Independence Day: Resurgence
It’s been almost twenty years to the day since the aliens of 1996’s epic Independence Day came down and made a global nuisance of themselves. Fair to say a lot’s changed since then (mostly iPhones and loads of TV shows about 'real housewives’). But in the world of the movie, our people have gone even further: flying cars, moon bases and even aboveground monorails! Hybrid alien/earth technology has seen giant leaps forward in almost all facets of life, to say nothing of ushering in an unprecedented era of global peace united by the deadly horrors of the past. But then, wouldn’t you know it, the aliens come back without any notice, and - ba ba baaaa - they’re pissed.
Independence Day: Resurgence reunites pretty much the entire cast of the original film save for Will Smith (who has been unceremoniously killed off), and also introduces some newer, younger (read: ‘sexier and more marketable') faces in the form of Liam Hemsworth, Maika Monroe, Jessie Usher and Angelababy (no, seriously).
Then it does the EXACT SAME THING AS LAST TIME.
First, aliens invade and park a giant ship where there was clearly a no parking sign, ruining several perfectly lovely cities like London and Hong Kong. Next, Earth launches a counter-attack with an impressive aerial armada, only to be completely scuttled and sent packing. Then the aliens reveal their true purpose (literally to do again what they came to do last time, exactly the same way) and - just when all hope is lost - America's remaining Presidents and Presidential siblings get into fighter plans and bring down the invaders with not a second to spare because, and we can’t stress this point enough, ‘that’s what worked last time they attacked’.
The result is an altogether dull blockbuster, assuming that’s not an oxymoron. There’s zero chemistry between any two cast members in this movie, and the battle scenes feel disappointingly familiar. It’s also one of those frustrating films where giant loopholes pull you entirely out of the moment as you find yourself almost yelling questions at the screen like: “Why are we still baffled by the alien shields if we knew they had them twenty years ago, incorporated their technology in the meantime and yet for some reason didn’t build it into our own fighters or canons?”, and “Why are we surprised by the speed of the alien planes when they’ve not changed since the last time, and why didn’t we just build planes like theirs instead of incorporating alien tech into our own planes, which are clearly inferior?” or - most importantly - “Why do we have countdowns on earth-defending weapons, which does nothing but give the aliens time to destroy them?"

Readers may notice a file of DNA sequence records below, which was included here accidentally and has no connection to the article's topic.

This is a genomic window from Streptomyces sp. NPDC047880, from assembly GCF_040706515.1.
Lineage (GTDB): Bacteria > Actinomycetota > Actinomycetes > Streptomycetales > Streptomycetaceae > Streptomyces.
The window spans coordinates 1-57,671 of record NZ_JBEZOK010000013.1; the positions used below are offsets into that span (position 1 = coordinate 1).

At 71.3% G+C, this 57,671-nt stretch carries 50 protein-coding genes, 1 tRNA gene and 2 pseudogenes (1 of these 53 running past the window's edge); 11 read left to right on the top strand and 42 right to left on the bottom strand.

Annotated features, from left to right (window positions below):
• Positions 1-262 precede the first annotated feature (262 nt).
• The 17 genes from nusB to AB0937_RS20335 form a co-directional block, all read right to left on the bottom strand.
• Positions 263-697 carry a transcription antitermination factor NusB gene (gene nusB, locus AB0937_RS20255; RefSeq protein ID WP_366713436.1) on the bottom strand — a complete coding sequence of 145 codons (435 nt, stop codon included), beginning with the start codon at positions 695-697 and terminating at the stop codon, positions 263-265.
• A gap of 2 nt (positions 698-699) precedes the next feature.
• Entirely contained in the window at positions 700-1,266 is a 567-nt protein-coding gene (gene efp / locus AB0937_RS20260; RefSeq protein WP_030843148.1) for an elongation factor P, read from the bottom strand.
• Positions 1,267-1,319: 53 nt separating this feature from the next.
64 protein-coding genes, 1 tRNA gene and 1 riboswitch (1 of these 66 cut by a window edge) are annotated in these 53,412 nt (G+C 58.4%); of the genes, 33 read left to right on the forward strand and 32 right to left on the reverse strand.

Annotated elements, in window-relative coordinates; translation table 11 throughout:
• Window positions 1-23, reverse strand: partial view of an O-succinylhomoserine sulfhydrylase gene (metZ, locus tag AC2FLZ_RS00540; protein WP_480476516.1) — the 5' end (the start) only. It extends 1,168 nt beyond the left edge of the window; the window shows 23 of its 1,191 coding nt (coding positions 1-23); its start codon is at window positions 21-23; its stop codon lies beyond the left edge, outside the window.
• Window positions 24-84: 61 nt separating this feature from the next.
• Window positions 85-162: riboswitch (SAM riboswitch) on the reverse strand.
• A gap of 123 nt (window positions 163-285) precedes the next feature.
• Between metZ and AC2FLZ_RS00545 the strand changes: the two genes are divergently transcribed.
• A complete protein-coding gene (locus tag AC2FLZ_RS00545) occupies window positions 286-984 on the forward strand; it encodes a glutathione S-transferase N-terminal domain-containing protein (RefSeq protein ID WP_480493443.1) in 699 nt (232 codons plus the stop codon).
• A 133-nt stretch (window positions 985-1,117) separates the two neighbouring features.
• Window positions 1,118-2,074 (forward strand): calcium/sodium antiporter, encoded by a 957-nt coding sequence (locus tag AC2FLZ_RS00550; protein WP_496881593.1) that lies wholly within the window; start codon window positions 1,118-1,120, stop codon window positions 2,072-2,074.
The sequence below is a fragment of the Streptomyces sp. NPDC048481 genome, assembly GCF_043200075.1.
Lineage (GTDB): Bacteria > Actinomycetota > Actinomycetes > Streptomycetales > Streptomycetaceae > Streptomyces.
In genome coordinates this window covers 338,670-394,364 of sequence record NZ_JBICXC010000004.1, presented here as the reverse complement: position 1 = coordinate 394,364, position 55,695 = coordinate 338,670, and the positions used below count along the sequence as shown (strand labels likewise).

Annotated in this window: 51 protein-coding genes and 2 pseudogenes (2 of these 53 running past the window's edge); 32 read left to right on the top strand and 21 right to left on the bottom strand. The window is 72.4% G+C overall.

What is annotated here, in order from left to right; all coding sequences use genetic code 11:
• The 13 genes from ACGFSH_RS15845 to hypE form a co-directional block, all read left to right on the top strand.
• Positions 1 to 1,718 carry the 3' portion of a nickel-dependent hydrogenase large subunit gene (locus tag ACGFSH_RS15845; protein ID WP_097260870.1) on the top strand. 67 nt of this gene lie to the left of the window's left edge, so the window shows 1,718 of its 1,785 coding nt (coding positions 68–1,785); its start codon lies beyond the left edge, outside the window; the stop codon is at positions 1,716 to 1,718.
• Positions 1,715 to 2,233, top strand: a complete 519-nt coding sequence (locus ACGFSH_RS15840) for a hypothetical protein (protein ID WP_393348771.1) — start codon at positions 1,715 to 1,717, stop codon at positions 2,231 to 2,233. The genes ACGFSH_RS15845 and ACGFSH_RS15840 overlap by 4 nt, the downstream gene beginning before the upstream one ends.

Big, Dumb and Fun is almost certainly an established genre in Hollywood these days, and it’s not without its merit. Such films are, after all, ‘fun’, and can easily help while away a few hours on a rainy afternoon or throughout a long-haul flight. But when the ‘dumb’ is so overbearing that it drowns out the fun, and the ‘big’ being made ‘bigger’ represents the only substantive change from the previous film, then you're left with a massively expensive yet spectacularly hollow piece of cinema that quite simply fails to entertain. RIP, Will Smith’s character - for yours is the only one whose memory hasn’t been soiled.